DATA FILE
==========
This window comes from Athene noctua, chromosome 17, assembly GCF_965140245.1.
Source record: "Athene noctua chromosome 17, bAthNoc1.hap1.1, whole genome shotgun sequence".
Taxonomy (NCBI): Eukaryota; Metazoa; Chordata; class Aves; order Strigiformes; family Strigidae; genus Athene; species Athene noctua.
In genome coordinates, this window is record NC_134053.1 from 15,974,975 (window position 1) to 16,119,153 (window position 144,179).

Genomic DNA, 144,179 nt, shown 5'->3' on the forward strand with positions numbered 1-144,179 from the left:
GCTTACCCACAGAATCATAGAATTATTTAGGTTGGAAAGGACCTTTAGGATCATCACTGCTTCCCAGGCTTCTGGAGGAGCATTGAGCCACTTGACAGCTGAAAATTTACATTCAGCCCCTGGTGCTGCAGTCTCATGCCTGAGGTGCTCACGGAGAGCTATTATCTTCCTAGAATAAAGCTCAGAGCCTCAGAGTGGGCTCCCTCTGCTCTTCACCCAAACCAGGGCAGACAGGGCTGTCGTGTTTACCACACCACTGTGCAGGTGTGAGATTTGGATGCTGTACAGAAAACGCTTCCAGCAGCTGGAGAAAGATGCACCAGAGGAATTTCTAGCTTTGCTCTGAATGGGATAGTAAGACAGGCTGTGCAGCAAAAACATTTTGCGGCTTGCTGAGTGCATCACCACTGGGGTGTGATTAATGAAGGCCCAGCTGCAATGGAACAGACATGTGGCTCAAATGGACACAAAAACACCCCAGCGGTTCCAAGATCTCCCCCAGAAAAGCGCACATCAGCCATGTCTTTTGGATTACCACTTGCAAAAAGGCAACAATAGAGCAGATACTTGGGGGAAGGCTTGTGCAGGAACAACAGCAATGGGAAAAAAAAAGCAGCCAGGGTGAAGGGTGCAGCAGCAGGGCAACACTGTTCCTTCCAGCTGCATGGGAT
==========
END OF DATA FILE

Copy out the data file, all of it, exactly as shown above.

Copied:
This window comes from Athene noctua, chromosome 17, assembly GCF_965140245.1.
Source record: "Athene noctua chromosome 17, bAthNoc1.hap1.1, whole genome shotgun sequence".
Taxonomy (NCBI): Eukaryota; Metazoa; Chordata; class Aves; order Strigiformes; family Strigidae; genus Athene; species Athene noctua.
In genome coordinates, this window is record NC_134053.1 from 15,974,975 (window position 1) to 16,119,153 (window position 144,179).

Genomic DNA, 144,179 nt, shown 5'->3' on the forward strand with positions numbered 1-144,179 from the left:
GCTTACCCACAGAATCATAGAATTATTTAGGTTGGAAAGGACCTTTAGGATCATCACTGCTTCCCAGGCTTCTGGAGGAGCATTGAGCCACTTGACAGCTGAAAATTTACATTCAGCCCCTGGTGCTGCAGTCTCATGCCTGAGGTGCTCACGGAGAGCTATTATCTTCCTAGAATAAAGCTCAGAGCCTCAGAGTGGGCTCCCTCTGCTCTTCACCCAAACCAGGGCAGACAGGGCTGTCGTGTTTACCACACCACTGTGCAGGTGTGAGATTTGGATGCTGTACAGAAAACGCTTCCAGCAGCTGGAGAAAGATGCACCAGAGGAATTTCTAGCTTTGCTCTGAATGGGATAGTAAGACAGGCTGTGCAGCAAAAACATTTTGCGGCTTGCTGAGTGCATCACCACTGGGGTGTGATTAATGAAGGCCCAGCTGCAATGGAACAGACATGTGGCTCAAATGGACACAAAAACACCCCAGCGGTTCCAAGATCTCCCCCAGAAAAGCGCACATCAGCCATGTCTTTTGGATTACCACTTGCAAAAAGGCAACAATAGAGCAGATACTTGGGGGAAGGCTTGTGCAGGAACAACAGCAATGGGAAAAAAAAAGCAGCCAGGGTGAAGGGTGCAGCAGCAGGGCAACACTGTTCCTTCCAGCTGCATGGGAT